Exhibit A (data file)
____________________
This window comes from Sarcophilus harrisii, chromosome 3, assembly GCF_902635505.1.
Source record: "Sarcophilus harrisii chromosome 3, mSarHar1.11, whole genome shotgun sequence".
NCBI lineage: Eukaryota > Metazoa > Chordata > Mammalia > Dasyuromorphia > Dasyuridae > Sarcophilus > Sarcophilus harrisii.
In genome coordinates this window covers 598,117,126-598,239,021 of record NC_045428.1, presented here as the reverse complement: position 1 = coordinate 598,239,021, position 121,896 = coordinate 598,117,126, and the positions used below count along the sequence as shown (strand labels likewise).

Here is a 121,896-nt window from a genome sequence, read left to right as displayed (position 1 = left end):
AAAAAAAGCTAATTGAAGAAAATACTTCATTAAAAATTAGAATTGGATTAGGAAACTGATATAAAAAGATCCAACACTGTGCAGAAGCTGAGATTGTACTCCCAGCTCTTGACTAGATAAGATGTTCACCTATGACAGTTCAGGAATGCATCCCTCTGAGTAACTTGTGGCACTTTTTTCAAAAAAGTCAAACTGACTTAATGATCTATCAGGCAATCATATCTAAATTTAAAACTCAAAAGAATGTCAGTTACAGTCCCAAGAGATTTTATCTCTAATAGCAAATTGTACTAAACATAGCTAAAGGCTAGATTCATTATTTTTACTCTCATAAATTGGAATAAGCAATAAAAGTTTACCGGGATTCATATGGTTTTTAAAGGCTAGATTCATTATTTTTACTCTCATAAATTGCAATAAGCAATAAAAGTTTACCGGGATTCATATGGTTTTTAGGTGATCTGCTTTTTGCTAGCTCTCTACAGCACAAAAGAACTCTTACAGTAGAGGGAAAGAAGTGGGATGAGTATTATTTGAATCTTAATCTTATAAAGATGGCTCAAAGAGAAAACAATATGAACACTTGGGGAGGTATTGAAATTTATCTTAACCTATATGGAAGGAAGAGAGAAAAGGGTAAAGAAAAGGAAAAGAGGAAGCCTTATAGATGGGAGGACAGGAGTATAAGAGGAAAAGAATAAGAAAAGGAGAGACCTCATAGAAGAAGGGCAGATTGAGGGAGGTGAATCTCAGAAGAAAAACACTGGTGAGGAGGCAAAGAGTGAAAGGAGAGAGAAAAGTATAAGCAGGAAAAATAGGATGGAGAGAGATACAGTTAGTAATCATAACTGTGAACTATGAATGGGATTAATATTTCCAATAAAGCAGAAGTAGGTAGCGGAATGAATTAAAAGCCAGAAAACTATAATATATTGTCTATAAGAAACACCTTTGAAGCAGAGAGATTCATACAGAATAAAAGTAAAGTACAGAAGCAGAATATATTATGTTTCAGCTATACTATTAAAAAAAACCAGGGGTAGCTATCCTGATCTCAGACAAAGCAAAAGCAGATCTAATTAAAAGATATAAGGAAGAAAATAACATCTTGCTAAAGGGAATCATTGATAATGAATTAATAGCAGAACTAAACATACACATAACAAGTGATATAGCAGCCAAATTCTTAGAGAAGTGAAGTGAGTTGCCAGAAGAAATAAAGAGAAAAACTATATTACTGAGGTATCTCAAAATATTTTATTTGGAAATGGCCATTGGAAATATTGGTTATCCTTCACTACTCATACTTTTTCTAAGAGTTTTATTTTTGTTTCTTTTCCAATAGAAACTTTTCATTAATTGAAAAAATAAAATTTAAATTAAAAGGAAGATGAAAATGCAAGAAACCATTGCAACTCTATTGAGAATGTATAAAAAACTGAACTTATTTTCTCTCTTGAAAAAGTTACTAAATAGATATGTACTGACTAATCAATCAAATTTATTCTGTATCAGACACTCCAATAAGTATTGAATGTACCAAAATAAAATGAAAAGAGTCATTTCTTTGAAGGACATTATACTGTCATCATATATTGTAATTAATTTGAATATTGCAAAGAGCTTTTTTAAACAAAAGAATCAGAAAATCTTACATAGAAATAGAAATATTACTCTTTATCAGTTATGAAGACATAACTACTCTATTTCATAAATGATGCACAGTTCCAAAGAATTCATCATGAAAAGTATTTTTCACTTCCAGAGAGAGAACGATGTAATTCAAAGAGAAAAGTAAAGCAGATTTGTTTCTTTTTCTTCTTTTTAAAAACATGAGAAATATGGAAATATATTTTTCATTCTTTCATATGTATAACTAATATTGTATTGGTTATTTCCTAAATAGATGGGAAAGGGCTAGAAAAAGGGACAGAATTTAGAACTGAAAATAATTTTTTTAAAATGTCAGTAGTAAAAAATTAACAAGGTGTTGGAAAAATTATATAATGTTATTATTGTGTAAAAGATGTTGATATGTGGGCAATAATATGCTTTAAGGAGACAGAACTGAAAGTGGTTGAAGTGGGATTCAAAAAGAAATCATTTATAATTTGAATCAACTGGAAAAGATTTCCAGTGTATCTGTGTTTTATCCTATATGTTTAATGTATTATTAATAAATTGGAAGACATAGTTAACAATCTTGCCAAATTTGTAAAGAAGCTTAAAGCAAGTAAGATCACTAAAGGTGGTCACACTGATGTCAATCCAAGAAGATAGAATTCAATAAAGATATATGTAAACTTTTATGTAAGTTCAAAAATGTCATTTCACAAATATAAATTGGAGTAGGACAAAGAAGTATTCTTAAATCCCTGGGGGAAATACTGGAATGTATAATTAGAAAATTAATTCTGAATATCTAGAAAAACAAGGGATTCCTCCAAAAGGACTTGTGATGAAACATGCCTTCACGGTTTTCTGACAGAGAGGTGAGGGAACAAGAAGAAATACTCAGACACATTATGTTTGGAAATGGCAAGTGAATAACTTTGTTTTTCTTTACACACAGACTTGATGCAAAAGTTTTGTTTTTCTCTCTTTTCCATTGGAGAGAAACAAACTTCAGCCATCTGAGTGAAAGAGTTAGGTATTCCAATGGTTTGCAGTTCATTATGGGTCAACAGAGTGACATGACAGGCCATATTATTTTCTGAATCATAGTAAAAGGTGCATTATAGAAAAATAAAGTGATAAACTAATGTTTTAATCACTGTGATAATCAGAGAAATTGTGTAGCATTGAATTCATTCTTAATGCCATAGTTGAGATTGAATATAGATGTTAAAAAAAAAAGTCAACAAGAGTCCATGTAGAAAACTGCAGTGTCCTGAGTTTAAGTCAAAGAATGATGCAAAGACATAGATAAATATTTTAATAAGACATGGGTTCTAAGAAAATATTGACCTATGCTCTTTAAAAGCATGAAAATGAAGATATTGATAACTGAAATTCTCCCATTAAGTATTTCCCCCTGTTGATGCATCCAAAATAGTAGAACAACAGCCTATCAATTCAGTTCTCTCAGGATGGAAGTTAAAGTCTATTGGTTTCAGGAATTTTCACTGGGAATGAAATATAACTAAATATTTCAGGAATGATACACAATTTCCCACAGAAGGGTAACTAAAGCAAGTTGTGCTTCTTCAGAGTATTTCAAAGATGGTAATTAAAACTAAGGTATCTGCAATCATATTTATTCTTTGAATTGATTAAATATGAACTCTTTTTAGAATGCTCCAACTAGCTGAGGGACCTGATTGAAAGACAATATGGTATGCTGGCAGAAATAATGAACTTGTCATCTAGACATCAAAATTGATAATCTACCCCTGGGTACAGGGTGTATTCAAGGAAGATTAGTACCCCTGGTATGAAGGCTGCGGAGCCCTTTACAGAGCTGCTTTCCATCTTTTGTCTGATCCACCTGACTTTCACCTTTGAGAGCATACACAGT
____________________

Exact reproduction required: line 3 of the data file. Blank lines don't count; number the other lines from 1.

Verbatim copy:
NCBI lineage: Eukaryota > Metazoa > Chordata > Mammalia > Dasyuromorphia > Dasyuridae > Sarcophilus > Sarcophilus harrisii.